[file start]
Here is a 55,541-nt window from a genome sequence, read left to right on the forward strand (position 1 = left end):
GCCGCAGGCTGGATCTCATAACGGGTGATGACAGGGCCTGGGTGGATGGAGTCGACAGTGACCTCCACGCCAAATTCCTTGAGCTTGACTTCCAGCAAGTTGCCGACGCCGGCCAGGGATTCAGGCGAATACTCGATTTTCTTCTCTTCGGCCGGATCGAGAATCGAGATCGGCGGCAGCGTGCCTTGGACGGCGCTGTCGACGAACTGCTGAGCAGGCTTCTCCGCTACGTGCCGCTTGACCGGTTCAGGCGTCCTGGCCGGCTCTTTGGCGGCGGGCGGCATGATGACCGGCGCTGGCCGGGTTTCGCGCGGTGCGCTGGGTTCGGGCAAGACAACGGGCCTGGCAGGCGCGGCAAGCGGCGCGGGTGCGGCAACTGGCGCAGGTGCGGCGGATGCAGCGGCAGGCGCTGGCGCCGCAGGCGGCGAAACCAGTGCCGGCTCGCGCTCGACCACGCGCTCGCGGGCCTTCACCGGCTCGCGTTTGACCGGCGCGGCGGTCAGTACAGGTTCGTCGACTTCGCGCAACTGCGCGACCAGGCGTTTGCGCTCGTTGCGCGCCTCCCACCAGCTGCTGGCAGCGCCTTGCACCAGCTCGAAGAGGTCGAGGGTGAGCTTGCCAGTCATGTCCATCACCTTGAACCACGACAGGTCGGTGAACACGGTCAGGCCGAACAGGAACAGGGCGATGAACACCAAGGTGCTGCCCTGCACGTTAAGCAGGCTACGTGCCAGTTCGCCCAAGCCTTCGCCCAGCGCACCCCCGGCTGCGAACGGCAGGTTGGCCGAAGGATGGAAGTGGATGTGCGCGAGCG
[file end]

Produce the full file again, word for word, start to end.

Here is a 55,541-nt window from a genome sequence, read left to right on the forward strand (position 1 = left end):
GCCGCAGGCTGGATCTCATAACGGGTGATGACAGGGCCTGGGTGGATGGAGTCGACAGTGACCTCCACGCCAAATTCCTTGAGCTTGACTTCCAGCAAGTTGCCGACGCCGGCCAGGGATTCAGGCGAATACTCGATTTTCTTCTCTTCGGCCGGATCGAGAATCGAGATCGGCGGCAGCGTGCCTTGGACGGCGCTGTCGACGAACTGCTGAGCAGGCTTCTCCGCTACGTGCCGCTTGACCGGTTCAGGCGTCCTGGCCGGCTCTTTGGCGGCGGGCGGCATGATGACCGGCGCTGGCCGGGTTTCGCGCGGTGCGCTGGGTTCGGGCAAGACAACGGGCCTGGCAGGCGCGGCAAGCGGCGCGGGTGCGGCAACTGGCGCAGGTGCGGCGGATGCAGCGGCAGGCGCTGGCGCCGCAGGCGGCGAAACCAGTGCCGGCTCGCGCTCGACCACGCGCTCGCGGGCCTTCACCGGCTCGCGTTTGACCGGCGCGGCGGTCAGTACAGGTTCGTCGACTTCGCGCAACTGCGCGACCAGGCGTTTGCGCTCGTTGCGCGCCTCCCACCAGCTGCTGGCAGCGCCTTGCACCAGCTCGAAGAGGTCGAGGGTGAGCTTGCCAGTCATGTCCATCACCTTGAACCACGACAGGTCGGTGAACACGGTCAGGCCGAACAGGAACAGGGCGATGAACACCAAGGTGCTGCCCTGCACGTTAAGCAGGCTACGTGCCAGTTCGCCCAAGCCTTCGCCCAGCGCACCCCCGGCTGCGAACGGCAGGTTGGCCGAAGGATGGAAGTGGATGTGCGCGAGCG